Southwest Airlines Co. slid after warning that the U.S. government shutdown hit sales harder than previously estimated.

The political stalemate that ended last month will reduce first-quarter revenue by $60 million as the aftereffects lingered on, Southwest said in a regulatory filing Wednesday. When the discounter reported earnings late last month, it estimated the impact would be $10 million to $15 million for Jan. 1 through Jan. 23. Uncertainty over whether there would be a second shutdown hurt demand.

“With more of first quarter under our belt now, and a higher percentage of March bookings in place, we feel like we are at the point where we can reasonably quantify the total impact from the shutdown,” Southwest said by email. Fares for bookings close to travel dates have been strong compared with last year, however, “so we are hopeful that the softness in demand is a temporary issue.”

Revenue for each seat flown a mile will rise 3 percent to 4 percent this quarter, the carrier said. It previously projected that the measure of pricing power would increase 4 percent to 5 percent.

The 35-day shutdown, which ended Jan. 25, caused security delays at airports and put some government travel on hold. But since Southwest’s service is largely domestic, it doesn’t have the same buffer from international flights as American Airlines Group Inc., Delta Air Lines Inc. and United Continental Holdings Inc.

“While this is a material increase in the hit to revenues, we think the impact on earnings is likely to be muted,” said CFRA analyst Jim Corridore. “We also do not see this an issue with fundamental air-travel demand, but a temporary first-quarter impact.” Nevertheless, he said other airlines may also lower their revenue guidance in coming weeks.

Southwest dropped 5.7 percent to $54.41 at the close in New York, the biggest one-day decline since Oct. 25. American fell 1.2 percent, while Delta slipped 1.1 percent and United, less than 1 percent. Southwest had climbed 24 percent this year through Tuesday, the most on a Standard & Poor’s index of the five biggest U.S. airlines.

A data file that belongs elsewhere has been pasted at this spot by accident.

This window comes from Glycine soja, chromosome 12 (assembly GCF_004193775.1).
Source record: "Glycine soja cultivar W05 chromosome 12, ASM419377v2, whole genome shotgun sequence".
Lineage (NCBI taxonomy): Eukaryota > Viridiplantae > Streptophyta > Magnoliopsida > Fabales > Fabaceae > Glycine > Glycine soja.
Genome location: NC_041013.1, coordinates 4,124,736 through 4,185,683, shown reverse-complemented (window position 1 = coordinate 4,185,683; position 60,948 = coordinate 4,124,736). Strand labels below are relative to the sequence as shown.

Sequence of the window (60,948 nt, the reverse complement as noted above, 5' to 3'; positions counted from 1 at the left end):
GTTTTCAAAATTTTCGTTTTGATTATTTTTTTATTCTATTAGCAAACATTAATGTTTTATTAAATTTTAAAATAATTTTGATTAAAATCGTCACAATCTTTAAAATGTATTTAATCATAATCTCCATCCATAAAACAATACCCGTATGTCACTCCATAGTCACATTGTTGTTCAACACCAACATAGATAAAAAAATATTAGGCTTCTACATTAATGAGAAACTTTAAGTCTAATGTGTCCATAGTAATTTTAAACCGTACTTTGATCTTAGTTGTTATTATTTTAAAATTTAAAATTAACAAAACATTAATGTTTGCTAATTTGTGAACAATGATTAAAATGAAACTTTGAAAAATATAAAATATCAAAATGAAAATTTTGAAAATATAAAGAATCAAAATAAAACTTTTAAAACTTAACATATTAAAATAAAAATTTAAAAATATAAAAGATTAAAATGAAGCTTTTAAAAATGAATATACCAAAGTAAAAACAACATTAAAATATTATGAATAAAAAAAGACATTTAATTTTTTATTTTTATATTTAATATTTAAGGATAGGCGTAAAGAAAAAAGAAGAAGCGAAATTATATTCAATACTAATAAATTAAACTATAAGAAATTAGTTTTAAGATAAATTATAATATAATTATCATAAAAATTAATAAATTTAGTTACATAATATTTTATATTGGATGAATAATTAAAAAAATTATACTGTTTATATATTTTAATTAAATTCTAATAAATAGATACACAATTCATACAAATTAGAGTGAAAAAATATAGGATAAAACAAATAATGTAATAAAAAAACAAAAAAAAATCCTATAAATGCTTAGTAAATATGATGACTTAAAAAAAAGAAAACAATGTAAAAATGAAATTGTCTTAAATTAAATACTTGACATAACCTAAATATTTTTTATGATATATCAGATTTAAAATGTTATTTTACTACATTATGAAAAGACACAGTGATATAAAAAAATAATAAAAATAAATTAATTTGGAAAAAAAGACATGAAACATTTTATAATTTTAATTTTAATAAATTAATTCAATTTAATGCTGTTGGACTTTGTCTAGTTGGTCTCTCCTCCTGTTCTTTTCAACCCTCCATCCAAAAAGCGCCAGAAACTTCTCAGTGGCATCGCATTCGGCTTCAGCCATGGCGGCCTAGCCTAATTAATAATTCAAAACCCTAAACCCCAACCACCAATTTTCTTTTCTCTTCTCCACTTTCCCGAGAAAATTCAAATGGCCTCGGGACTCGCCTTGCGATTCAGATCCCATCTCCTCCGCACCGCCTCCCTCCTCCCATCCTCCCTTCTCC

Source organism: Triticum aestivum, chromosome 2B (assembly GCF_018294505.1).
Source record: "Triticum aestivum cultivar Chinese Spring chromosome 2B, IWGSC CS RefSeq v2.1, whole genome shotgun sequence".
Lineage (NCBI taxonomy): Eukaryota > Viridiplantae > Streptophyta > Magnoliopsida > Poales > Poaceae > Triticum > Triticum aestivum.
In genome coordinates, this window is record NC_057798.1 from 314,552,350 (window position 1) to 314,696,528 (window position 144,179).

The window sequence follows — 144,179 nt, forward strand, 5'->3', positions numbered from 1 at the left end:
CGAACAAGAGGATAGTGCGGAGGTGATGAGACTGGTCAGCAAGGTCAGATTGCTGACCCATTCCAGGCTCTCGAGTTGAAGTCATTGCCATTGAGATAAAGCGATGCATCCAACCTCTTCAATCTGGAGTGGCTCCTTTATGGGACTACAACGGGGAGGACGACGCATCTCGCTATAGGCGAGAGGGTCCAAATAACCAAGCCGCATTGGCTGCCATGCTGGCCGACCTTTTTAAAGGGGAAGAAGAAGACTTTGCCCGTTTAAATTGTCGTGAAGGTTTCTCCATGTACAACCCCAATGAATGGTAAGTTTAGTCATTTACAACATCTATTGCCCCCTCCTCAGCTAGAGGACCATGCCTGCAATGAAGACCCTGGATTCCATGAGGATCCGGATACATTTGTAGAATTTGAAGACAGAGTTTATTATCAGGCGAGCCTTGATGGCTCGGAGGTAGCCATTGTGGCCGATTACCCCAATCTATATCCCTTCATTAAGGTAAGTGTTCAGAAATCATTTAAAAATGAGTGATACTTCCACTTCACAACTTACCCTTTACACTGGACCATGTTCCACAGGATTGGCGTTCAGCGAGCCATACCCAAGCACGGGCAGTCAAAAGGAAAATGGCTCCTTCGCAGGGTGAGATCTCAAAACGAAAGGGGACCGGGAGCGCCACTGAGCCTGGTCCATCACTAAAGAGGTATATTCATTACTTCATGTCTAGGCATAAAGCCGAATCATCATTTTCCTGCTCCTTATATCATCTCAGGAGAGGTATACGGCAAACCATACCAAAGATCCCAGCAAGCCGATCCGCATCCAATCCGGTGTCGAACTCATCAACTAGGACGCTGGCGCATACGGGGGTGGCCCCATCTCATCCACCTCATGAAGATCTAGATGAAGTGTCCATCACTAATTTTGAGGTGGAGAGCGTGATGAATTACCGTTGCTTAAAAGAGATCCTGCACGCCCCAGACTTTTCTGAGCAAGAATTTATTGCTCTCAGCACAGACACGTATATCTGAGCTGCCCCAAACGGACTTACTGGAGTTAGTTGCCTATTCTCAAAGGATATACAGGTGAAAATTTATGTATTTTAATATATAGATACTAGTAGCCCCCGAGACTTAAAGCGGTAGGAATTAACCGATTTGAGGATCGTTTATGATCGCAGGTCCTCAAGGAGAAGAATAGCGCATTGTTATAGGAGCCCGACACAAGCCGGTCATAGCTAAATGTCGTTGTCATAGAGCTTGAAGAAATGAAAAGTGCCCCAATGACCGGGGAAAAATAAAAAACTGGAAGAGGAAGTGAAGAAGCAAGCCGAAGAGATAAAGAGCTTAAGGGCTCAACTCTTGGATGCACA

‘Maddening’ Shutdown

The standoff in Washington was “maddening,” Southwest Chief Executive Officer Gary Kelly said last month. “Everyone needs to be on notice and on guard that this shutdown could harm the economy and it could harm air travel.” He said that government bookings were clearly hurt by the shutdown.

At the same time, Kelly said a “relatively small part” of the airline’s business travel is tied to government contracts. “Our exposure is relatively low compared to others perhaps, but it’s still meaningful.”

The U.S. shutdown also delayed approval of the airline’s planned flights to Hawaii. Goldman Sachs downgraded Southwest’s stock to sell from neutral while slashing its price target to $54 from $66. The new service, which is expected to begin next month, will pressure profit margins by forcing the airline to discount early flights more than it had expected, analyst Catherine O’Brien said in a note to clients Wednesday.

“We now expect initial flights to have a one to one-and-a-half month selling window, putting more pressure on management to fill planes in a shorter time frame,” she said.

Maintenance Delays

The company meanwhile is grappling with what it called an “unprecedented number” of aircraft taken out of service for mechanical issues. The carrier said it is investigating the cause, including whether the groundings are related to ongoing talks with a labor union. The Aircraft Mechanics Fraternal Association said Southwest was attempting to divert attention from safety issues.

“We will be investigating this current disruption and are exploring all possible remedies,” Chief Operating Officer Michael Van de Ven said. The carrier apologized to its customers for canceled flights and, in some cases “extremely long delays.”

Southwest had scrapped 519 flights Feb. 15 through Tuesday, according to, although the total included flights grounded by weather. Another 442 flights were grounded Wednesday, with operations also affected by a snowstorm in the U.S. Northeast. The carrier on Tuesday added its Dallas maintenance center to those in Houston, Las Vegas, Phoenix and Orlando that originally were covered by the alert.

Attendance and overtime were at normal levels prior to the airline declaring an operational emergency on Feb. 15, and the carrier has not called for additional overtime since then, the union said Wednesday. Southwest was assigning some work to a team of third-party vendors to allow the airline’s mechanics to handle “the increased workload of maintenance tasks they have identified,” Van de Ven said.

“No matter how small an issue we may find with an aircraft, we have an obligation mandated by operation of our FAA-issued licenses to repair it and make the aircraft airworthy,” said Bret Oestreich, AMFA’s national director. “It is our hope that the Southwest management will join this commitment to restoring our safety culture.